If non-union employers haven’t been paying close attention to NLRB decisions about social media, it’s officially time to get focused. In late October, a federal appeals court affirmed an NLRB decision that found employees of a non-union bar were unlawfully terminated for a very brief Facebook interaction regarding the bar’s income tax withholding practices. Perhaps the most important aspect of the decision for employers was the court’s support for the NLRB’s position that the mere act of one employee “liking” the Facebook post of another employee that concerns pay and work issues constituted protected concerted activity under the National Labor Relations Act. Under section 7 of the Act, employees have the right to engage, without penalty from an employer, in discussions with other employees about “terms and conditions of employment”, such as pay, working conditions, or, as in this case, the income tax withholding practices of the employer.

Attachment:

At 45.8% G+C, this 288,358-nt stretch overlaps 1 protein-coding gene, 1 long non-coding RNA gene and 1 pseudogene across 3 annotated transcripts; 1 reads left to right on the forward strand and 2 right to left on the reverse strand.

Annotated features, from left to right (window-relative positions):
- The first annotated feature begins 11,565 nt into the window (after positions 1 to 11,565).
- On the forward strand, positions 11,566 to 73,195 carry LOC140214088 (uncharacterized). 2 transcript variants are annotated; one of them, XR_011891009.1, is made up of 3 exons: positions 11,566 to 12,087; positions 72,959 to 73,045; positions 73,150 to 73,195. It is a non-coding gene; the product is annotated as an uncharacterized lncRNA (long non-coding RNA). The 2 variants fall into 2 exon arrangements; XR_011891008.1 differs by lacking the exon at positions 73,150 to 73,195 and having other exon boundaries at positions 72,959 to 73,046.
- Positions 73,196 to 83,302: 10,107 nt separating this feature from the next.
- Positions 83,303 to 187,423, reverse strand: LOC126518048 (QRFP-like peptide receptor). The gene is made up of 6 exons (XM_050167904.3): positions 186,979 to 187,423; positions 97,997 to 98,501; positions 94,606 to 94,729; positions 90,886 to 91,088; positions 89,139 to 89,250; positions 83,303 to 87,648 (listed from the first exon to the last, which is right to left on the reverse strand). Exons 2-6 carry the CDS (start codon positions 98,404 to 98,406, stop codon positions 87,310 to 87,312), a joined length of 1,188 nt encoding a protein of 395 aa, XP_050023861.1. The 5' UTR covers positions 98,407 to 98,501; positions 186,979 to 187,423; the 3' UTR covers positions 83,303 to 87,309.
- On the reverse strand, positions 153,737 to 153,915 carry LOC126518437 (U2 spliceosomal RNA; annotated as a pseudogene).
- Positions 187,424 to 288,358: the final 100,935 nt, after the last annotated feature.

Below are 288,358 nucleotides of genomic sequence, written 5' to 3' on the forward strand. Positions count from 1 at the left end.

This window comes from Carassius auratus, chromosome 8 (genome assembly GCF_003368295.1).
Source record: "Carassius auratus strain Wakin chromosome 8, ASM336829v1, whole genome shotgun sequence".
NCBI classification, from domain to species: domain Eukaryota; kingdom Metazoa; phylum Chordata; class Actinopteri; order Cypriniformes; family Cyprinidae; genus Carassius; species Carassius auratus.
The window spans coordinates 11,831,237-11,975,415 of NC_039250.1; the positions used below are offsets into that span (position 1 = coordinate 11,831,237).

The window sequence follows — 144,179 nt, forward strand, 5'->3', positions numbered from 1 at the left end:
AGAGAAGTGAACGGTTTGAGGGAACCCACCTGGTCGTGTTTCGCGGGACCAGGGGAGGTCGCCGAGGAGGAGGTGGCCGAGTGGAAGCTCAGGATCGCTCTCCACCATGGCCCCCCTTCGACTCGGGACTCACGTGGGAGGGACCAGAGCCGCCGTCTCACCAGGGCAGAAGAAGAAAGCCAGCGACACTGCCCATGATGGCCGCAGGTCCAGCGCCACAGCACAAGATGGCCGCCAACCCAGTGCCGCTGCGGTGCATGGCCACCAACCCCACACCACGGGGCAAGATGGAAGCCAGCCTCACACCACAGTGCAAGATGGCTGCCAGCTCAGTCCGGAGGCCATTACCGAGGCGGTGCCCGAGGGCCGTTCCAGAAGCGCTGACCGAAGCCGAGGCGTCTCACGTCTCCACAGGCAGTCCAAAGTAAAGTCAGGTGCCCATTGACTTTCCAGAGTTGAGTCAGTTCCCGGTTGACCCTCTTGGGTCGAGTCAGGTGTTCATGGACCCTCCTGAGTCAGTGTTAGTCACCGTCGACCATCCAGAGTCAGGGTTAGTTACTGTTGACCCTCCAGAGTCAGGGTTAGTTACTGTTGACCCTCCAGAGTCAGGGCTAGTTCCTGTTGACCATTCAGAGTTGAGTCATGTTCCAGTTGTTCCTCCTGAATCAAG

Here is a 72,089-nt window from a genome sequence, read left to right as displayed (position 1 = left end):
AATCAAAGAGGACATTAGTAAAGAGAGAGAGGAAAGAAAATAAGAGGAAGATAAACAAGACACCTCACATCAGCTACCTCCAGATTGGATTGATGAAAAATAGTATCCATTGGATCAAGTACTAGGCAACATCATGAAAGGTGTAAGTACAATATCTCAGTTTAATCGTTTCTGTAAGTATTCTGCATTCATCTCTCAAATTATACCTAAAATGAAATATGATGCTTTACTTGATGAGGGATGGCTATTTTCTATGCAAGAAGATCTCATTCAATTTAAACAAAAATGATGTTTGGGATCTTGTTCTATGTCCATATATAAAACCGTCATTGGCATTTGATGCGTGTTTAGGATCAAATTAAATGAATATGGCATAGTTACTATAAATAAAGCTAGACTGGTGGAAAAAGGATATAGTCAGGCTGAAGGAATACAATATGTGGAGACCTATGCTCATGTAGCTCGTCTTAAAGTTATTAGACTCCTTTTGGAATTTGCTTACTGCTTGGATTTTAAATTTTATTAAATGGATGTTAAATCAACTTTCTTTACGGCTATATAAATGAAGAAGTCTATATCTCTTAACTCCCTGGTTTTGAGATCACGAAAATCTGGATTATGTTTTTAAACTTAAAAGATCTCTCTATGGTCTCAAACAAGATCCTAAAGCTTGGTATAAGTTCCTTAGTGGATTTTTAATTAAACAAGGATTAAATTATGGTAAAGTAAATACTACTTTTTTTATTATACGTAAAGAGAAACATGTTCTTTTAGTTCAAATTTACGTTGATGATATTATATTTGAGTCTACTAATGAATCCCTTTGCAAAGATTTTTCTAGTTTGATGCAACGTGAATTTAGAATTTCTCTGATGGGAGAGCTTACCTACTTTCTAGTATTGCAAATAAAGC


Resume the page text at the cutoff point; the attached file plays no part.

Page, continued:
The court also affirmed the NLRB’s finding that the employees’ use of obscenities, even in the online presence of customers, does not affect the employees’ legal protections. In keeping with many recent decisions, the court also agreed with the NLRB that the employer’s Internet Policy which prohibited “engaging in inappropriate discussions about the company, management, and/or co-workers” violated the Act because it would have the effect of quashing employees’ right to discuss terms and conditions of employment.
All employers, whether those with a union-represented workforce or not, should tread very carefully when contemplating discipline for online employee interactions. In the current world of protected concerted activity, words are no longer even necessary to garner protection.